The summer of Bob Goodson started slowly: Days felt like the week of your grandmother's funeral; the air dripped honeyed heat. Daddy was gone again and Mama ironed, cooked and made endless pitchers of iced tea, pausing to look up when we hurtled through the house. I spent my days at the VFW pool out on the highway.
Bob Goodson drove a rusted pink station wagon with a missing back window and two door handles that worked. You knew he had arrived when you saw the sooty plume of exhaust rise above the gravel parking lot. The doors opened and a jumble of people spilled out: guys Bob's age with limp cigarettes hanging from their lips; a bevy of little kids with the same sand-colored hair as Bob; and Bob's sister Beth, my partner in diving, holding breath and touching the drain at the bottom of the deep end.
Bob Goodson was golden and compact with dark brown titties and a faded Hawaiian-print swimsuit that drooped below his navel and hung down to his knees. His legs were fuzzy with golden, sun-dyed hair, and his eyes were aquamarine. My love for him was a secret that filled me with fear. Everyone knew he loved Pam Alexander, the captain of the girl's basketball team and would marry her as soon as they graduated high school. But I had just finished eighth grade and graduating high school was as distant to me as old age. Bob Goodson might love Pam, sturdy as a tree and taller than my father, but this summer he was my forbidden love.
Beth and I spent 30 minutes practicing new dives, then did water ballet for 15 minutes, then swam lengths of the pool underwater, our breath held the whole way. Bob hung out in the shallow end with the little Goodsons, throwing them in the air, flipping them backward, letting them crawl up his torso like monkeys. Beth and I joined the throng and Bob flipped us. We paddled back for more and I clung to his back, smelling his sweet coconut skin.
One day the Goodsons took me to their house for lunch. Most days Bob dropped off the little kids midday for an afternoon nap, then returned to the pool with Beth to swim. This day, I was along for the ride.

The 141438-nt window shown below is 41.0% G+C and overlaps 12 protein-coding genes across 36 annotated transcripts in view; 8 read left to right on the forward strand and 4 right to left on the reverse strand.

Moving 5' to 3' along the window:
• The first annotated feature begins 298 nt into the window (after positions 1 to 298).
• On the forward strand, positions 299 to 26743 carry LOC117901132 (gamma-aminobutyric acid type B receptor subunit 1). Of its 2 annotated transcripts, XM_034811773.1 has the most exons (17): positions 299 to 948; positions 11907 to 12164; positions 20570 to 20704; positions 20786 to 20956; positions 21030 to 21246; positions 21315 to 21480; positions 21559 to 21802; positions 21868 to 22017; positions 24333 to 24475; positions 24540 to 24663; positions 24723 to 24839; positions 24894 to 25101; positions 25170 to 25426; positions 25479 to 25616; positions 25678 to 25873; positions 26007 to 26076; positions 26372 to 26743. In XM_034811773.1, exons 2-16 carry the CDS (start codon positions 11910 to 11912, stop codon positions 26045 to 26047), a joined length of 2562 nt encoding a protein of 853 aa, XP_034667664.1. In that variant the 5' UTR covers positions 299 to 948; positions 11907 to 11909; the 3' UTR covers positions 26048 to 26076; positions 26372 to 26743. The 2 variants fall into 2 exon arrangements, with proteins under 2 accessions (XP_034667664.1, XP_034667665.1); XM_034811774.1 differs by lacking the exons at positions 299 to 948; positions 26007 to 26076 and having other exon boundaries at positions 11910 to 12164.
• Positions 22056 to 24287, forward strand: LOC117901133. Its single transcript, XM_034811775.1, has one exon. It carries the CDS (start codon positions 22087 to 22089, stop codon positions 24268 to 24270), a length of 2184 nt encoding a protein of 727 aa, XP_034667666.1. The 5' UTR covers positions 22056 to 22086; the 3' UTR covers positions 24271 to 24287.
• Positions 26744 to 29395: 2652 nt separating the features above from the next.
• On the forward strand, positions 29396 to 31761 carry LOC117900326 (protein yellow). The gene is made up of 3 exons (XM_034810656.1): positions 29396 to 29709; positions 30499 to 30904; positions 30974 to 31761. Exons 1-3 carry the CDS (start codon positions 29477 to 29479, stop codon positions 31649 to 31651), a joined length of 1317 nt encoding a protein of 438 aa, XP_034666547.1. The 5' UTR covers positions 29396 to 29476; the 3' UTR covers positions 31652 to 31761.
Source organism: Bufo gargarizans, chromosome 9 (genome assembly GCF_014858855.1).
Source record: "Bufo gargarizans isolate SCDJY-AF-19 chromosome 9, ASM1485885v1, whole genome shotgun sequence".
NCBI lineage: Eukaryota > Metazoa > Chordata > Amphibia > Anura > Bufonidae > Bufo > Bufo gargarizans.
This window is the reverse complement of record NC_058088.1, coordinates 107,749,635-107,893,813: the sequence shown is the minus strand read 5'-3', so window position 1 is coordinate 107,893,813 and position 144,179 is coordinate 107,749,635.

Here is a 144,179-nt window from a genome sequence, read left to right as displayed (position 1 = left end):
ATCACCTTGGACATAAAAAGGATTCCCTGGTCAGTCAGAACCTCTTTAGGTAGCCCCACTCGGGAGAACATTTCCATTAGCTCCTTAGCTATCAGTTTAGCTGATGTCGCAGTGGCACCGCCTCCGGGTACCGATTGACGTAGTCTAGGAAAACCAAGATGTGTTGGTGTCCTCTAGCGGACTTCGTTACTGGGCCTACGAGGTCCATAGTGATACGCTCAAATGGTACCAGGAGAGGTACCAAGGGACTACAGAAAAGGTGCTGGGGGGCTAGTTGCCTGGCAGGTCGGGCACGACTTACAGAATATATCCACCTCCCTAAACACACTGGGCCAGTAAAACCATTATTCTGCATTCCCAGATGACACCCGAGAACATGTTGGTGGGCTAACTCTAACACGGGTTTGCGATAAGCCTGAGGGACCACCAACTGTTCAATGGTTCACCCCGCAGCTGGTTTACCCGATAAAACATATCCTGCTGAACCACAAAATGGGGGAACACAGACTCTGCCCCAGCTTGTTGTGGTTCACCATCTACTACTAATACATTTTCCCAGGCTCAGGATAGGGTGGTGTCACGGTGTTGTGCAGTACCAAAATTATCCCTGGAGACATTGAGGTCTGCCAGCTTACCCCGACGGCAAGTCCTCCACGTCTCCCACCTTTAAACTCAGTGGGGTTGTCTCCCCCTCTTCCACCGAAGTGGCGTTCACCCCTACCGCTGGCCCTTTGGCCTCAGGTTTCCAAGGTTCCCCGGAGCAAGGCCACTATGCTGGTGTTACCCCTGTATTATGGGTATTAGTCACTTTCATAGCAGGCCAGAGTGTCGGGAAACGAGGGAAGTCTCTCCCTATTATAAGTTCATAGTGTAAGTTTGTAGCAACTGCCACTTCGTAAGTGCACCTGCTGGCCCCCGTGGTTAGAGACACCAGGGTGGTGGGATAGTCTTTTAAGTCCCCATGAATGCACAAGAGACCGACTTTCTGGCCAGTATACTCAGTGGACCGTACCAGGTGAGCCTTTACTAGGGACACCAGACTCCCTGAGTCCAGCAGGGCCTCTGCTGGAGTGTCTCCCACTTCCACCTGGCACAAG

Their house was large and old with slumping porches, ragged trees, overgrown shrubs and a yard full of toys. Cats rubbed our ankles as we crossed the front porch and the little kids burst inside. The Goodson's mother looked old with curly gray hair and an apron that barely covered her soft, white fat. In the kitchen, loaves of bread lay open on the cabinet with tubs of peanut butter, bowls of sweaty apples, ripe bananas and unwashed dishes. Everyone sat down and ate fast. Bob kissed his mother and started cleaning off the counter. Beth showed me her room -- a rat's nest in the attic with a basketball goal over the door and an open window with no screen.
I thanked Mrs. Goodson for lunch, then wandered into the living room. On the walls were dark pictures of saints and one of Mary and Jesus -- the mother muscular, her grown, dead son draped across her enormous lap. The Goodsons didn't go to the First Baptist or First Methodist where everyone I knew went, but it looked like they sure loved Jesus. I asked Beth where they went to church.
"We're Catholic," she said. "We go to St. Luke's."
I had never met a Catholic and knew only that Catholic girls wore plaid skirts, white blouses and knee socks and Beth Goodson did not. Was being Catholic what made Bob Goodson so nice to his mother, to his little brothers and sisters, even to Beth who often said he sucked? Did being Catholic make Bob Goodson glow with goodness?
Bob drove us back to the VFW and we spent the afternoon floating lazily across the pool. Bob threw out his arms and put his head back, looking just like dead Jesus, sleeping in his mother's arms. I loved him more than Milky Ways, more than my brother, more than Pam Alexander did, I'll bet. I held by breath and swam right under him, back and forth beneath his shadow until finally, I came up for air.
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